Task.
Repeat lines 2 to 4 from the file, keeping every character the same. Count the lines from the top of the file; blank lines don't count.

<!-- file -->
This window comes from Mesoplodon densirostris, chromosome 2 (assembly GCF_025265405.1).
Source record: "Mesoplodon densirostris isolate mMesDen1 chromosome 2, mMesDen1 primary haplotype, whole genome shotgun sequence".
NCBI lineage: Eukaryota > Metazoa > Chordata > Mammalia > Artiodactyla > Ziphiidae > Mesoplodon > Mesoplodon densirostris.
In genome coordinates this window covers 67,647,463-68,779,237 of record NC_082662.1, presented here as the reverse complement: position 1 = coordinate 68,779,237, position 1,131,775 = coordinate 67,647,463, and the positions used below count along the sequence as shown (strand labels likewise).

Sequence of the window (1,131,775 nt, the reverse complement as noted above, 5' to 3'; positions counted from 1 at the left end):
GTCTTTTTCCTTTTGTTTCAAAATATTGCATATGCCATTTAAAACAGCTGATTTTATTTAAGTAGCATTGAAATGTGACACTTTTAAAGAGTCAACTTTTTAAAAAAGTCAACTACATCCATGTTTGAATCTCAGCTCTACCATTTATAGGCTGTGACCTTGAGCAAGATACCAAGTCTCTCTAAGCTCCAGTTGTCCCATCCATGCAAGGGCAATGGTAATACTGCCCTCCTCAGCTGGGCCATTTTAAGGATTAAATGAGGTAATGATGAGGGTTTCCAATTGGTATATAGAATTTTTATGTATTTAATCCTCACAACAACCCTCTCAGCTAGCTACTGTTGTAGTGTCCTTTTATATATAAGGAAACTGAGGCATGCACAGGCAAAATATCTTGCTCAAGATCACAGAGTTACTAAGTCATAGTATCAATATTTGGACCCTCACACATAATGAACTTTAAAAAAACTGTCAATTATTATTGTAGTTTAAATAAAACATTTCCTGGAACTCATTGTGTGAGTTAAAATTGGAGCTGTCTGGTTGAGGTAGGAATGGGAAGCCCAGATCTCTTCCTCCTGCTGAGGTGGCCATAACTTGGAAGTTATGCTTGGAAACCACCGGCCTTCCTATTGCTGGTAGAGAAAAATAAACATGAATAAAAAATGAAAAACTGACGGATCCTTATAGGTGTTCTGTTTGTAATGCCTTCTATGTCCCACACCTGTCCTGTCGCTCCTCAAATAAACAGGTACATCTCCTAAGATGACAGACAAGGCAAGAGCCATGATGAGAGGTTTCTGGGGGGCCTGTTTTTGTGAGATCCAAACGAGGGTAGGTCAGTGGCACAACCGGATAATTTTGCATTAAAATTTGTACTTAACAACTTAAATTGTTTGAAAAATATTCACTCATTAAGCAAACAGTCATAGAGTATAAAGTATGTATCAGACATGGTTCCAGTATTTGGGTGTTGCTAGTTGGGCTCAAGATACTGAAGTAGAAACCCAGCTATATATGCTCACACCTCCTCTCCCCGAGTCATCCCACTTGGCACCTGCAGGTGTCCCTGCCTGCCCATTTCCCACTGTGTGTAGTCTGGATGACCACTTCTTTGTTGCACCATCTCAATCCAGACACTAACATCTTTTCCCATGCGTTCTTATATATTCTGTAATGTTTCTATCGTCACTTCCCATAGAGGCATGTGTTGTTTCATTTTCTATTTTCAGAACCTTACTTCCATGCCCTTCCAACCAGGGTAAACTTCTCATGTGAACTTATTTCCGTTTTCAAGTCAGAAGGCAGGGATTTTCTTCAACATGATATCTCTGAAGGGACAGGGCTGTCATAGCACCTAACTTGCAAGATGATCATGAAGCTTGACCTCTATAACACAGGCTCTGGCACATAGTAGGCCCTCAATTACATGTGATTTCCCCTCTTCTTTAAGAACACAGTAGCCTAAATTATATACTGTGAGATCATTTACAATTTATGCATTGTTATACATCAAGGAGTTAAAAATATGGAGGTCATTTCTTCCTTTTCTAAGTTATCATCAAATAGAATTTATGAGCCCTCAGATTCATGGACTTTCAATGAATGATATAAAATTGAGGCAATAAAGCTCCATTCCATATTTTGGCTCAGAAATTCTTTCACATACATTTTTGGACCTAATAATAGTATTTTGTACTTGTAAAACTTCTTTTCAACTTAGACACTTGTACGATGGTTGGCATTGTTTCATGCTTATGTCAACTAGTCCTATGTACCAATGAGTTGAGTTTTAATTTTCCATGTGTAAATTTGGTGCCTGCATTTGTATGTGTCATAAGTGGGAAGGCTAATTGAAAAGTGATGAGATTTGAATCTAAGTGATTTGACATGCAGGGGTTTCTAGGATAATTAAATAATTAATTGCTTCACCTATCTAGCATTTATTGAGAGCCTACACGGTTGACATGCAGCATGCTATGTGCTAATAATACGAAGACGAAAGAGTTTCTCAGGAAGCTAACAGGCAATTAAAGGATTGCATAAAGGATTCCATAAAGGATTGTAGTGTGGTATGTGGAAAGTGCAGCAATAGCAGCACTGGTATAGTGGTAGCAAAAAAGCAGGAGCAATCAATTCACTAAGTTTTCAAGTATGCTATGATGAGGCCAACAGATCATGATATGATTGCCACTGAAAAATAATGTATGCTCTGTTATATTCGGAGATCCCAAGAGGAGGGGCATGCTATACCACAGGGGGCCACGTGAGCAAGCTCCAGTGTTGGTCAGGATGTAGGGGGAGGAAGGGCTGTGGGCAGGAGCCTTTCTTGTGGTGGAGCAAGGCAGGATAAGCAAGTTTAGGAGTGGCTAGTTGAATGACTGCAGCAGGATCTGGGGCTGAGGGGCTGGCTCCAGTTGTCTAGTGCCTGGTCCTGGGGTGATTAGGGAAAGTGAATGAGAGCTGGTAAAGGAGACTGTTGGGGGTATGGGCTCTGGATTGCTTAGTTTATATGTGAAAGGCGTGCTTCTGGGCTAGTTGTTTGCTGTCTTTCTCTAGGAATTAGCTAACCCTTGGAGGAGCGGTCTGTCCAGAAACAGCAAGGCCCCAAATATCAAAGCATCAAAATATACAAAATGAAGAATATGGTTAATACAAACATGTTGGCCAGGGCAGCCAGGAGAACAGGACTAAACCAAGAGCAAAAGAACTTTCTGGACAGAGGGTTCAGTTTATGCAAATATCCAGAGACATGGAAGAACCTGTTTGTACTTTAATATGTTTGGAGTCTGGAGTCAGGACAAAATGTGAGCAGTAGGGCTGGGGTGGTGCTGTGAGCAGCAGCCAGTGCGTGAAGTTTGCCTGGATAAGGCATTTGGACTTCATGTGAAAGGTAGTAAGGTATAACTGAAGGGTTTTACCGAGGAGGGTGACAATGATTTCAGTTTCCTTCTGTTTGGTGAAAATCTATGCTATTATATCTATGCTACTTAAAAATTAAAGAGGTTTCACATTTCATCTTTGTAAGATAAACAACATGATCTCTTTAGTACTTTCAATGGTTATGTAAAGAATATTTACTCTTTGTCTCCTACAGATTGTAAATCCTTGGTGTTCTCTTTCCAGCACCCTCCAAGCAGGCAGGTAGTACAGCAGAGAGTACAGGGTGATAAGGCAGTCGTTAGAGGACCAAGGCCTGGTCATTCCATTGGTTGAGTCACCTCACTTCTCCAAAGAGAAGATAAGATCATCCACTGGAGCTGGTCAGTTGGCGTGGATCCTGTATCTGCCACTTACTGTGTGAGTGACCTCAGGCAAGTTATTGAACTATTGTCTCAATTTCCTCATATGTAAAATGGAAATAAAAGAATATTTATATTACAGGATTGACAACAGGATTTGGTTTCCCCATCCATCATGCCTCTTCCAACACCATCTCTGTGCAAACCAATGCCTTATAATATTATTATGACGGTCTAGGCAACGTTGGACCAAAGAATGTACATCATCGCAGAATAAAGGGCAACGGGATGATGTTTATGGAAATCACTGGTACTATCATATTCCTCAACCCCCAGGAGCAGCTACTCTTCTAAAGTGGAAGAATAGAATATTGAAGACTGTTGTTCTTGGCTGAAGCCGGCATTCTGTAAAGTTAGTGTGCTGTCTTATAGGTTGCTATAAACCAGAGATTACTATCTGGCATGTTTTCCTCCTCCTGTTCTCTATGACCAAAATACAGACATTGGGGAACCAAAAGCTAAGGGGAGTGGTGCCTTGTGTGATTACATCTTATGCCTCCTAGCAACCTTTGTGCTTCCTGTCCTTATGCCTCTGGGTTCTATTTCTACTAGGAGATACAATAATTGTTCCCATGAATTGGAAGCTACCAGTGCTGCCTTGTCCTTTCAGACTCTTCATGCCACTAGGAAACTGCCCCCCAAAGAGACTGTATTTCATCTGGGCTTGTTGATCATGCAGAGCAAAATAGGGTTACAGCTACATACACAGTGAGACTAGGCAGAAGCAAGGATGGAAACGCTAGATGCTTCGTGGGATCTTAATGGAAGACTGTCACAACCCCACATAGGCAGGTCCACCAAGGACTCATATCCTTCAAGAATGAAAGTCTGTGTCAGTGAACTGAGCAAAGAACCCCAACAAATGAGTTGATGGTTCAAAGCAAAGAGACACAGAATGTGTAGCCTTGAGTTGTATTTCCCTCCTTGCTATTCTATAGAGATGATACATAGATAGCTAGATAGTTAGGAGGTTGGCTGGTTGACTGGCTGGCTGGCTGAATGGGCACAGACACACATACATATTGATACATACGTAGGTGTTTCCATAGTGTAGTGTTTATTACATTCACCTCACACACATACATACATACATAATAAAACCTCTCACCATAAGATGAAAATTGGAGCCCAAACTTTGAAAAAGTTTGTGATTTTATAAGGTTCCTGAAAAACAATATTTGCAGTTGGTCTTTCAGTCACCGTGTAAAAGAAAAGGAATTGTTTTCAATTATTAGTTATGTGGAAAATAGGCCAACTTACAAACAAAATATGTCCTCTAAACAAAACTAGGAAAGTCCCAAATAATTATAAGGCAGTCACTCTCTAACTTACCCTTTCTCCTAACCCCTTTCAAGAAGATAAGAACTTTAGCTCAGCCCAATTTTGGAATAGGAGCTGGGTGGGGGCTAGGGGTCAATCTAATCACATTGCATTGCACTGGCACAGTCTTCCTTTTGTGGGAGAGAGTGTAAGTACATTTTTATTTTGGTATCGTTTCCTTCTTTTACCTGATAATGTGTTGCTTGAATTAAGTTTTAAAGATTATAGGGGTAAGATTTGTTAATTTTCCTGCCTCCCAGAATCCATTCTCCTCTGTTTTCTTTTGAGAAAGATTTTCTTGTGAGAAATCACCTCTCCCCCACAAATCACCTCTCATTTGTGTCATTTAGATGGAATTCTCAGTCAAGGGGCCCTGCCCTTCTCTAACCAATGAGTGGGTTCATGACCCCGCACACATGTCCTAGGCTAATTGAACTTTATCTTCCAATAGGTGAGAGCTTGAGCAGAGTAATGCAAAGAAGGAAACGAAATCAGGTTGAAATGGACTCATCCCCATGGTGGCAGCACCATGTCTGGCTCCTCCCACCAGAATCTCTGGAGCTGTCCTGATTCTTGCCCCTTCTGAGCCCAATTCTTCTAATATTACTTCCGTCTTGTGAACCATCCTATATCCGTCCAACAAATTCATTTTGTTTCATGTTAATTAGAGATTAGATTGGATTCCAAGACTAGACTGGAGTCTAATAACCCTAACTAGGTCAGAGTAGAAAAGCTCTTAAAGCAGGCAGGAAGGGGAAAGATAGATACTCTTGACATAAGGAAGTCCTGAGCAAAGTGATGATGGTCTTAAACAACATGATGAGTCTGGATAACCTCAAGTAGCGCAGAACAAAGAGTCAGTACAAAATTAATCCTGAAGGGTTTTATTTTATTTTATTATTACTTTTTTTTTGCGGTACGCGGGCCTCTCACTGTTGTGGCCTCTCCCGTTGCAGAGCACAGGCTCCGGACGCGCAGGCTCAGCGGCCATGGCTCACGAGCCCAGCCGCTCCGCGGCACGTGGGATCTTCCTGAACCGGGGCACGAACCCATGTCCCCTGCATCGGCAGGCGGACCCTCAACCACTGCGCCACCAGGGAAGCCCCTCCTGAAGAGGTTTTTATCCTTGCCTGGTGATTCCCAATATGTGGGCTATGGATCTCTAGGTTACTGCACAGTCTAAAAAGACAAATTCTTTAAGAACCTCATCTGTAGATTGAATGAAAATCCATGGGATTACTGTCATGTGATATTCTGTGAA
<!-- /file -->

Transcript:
Source record: "Mesoplodon densirostris isolate mMesDen1 chromosome 2, mMesDen1 primary haplotype, whole genome shotgun sequence".
NCBI lineage: Eukaryota > Metazoa > Chordata > Mammalia > Artiodactyla > Ziphiidae > Mesoplodon > Mesoplodon densirostris.
In genome coordinates this window covers 67,647,463-68,779,237 of record NC_082662.1, presented here as the reverse complement: position 1 = coordinate 68,779,237, position 1,131,775 = coordinate 67,647,463, and the positions used below count along the sequence as shown (strand labels likewise).